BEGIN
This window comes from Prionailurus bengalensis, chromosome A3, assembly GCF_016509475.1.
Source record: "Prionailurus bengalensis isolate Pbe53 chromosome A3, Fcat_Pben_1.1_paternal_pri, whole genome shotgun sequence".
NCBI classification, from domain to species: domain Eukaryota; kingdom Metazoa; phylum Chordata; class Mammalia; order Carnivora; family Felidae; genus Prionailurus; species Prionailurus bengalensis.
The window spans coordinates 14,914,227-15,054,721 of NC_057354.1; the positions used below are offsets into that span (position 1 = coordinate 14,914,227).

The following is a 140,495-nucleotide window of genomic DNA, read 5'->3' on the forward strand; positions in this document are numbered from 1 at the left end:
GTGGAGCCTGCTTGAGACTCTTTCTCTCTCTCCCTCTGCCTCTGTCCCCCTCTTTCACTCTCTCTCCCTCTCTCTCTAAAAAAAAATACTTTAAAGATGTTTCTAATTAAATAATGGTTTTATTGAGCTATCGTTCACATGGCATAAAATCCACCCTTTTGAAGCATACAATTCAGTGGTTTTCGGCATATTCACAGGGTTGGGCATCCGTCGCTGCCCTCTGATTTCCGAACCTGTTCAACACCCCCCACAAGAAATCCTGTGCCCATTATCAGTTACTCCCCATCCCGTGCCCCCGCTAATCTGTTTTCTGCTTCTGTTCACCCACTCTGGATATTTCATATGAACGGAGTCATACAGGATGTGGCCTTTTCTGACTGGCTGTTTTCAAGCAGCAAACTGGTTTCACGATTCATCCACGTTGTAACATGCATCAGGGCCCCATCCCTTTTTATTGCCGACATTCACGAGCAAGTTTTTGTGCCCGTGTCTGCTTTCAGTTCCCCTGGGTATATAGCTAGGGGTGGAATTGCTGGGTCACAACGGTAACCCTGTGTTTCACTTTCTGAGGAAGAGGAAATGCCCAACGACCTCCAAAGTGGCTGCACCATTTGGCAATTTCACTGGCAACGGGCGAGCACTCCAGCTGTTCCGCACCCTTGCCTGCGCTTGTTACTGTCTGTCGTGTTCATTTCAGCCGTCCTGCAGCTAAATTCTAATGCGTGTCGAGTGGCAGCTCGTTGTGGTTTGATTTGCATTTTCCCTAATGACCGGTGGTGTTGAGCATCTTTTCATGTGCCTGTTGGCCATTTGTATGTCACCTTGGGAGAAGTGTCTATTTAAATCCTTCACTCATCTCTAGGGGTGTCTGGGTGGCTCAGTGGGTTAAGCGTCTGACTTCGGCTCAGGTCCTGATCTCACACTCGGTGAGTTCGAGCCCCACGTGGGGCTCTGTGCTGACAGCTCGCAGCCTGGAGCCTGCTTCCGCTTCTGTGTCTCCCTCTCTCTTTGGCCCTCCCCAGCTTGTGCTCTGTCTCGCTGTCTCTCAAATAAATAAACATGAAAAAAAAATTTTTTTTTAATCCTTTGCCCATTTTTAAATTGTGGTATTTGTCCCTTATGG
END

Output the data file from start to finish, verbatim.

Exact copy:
This window comes from Prionailurus bengalensis, chromosome A3, assembly GCF_016509475.1.
Source record: "Prionailurus bengalensis isolate Pbe53 chromosome A3, Fcat_Pben_1.1_paternal_pri, whole genome shotgun sequence".
NCBI classification, from domain to species: domain Eukaryota; kingdom Metazoa; phylum Chordata; class Mammalia; order Carnivora; family Felidae; genus Prionailurus; species Prionailurus bengalensis.
The window spans coordinates 14,914,227-15,054,721 of NC_057354.1; the positions used below are offsets into that span (position 1 = coordinate 14,914,227).

The following is a 140,495-nucleotide window of genomic DNA, read 5'->3' on the forward strand; positions in this document are numbered from 1 at the left end:
GTGGAGCCTGCTTGAGACTCTTTCTCTCTCTCCCTCTGCCTCTGTCCCCCTCTTTCACTCTCTCTCCCTCTCTCTCTAAAAAAAAATACTTTAAAGATGTTTCTAATTAAATAATGGTTTTATTGAGCTATCGTTCACATGGCATAAAATCCACCCTTTTGAAGCATACAATTCAGTGGTTTTCGGCATATTCACAGGGTTGGGCATCCGTCGCTGCCCTCTGATTTCCGAACCTGTTCAACACCCCCCACAAGAAATCCTGTGCCCATTATCAGTTACTCCCCATCCCGTGCCCCCGCTAATCTGTTTTCTGCTTCTGTTCACCCACTCTGGATATTTCATATGAACGGAGTCATACAGGATGTGGCCTTTTCTGACTGGCTGTTTTCAAGCAGCAAACTGGTTTCACGATTCATCCACGTTGTAACATGCATCAGGGCCCCATCCCTTTTTATTGCCGACATTCACGAGCAAGTTTTTGTGCCCGTGTCTGCTTTCAGTTCCCCTGGGTATATAGCTAGGGGTGGAATTGCTGGGTCACAACGGTAACCCTGTGTTTCACTTTCTGAGGAAGAGGAAATGCCCAACGACCTCCAAAGTGGCTGCACCATTTGGCAATTTCACTGGCAACGGGCGAGCACTCCAGCTGTTCCGCACCCTTGCCTGCGCTTGTTACTGTCTGTCGTGTTCATTTCAGCCGTCCTGCAGCTAAATTCTAATGCGTGTCGAGTGGCAGCTCGTTGTGGTTTGATTTGCATTTTCCCTAATGACCGGTGGTGTTGAGCATCTTTTCATGTGCCTGTTGGCCATTTGTATGTCACCTTGGGAGAAGTGTCTATTTAAATCCTTCACTCATCTCTAGGGGTGTCTGGGTGGCTCAGTGGGTTAAGCGTCTGACTTCGGCTCAGGTCCTGATCTCACACTCGGTGAGTTCGAGCCCCACGTGGGGCTCTGTGCTGACAGCTCGCAGCCTGGAGCCTGCTTCCGCTTCTGTGTCTCCCTCTCTCTTTGGCCCTCCCCAGCTTGTGCTCTGTCTCGCTGTCTCTCAAATAAATAAACATGAAAAAAAAATTTTTTTTTAATCCTTTGCCCATTTTTAAATTGTGGTATTTGTCCCTTATGG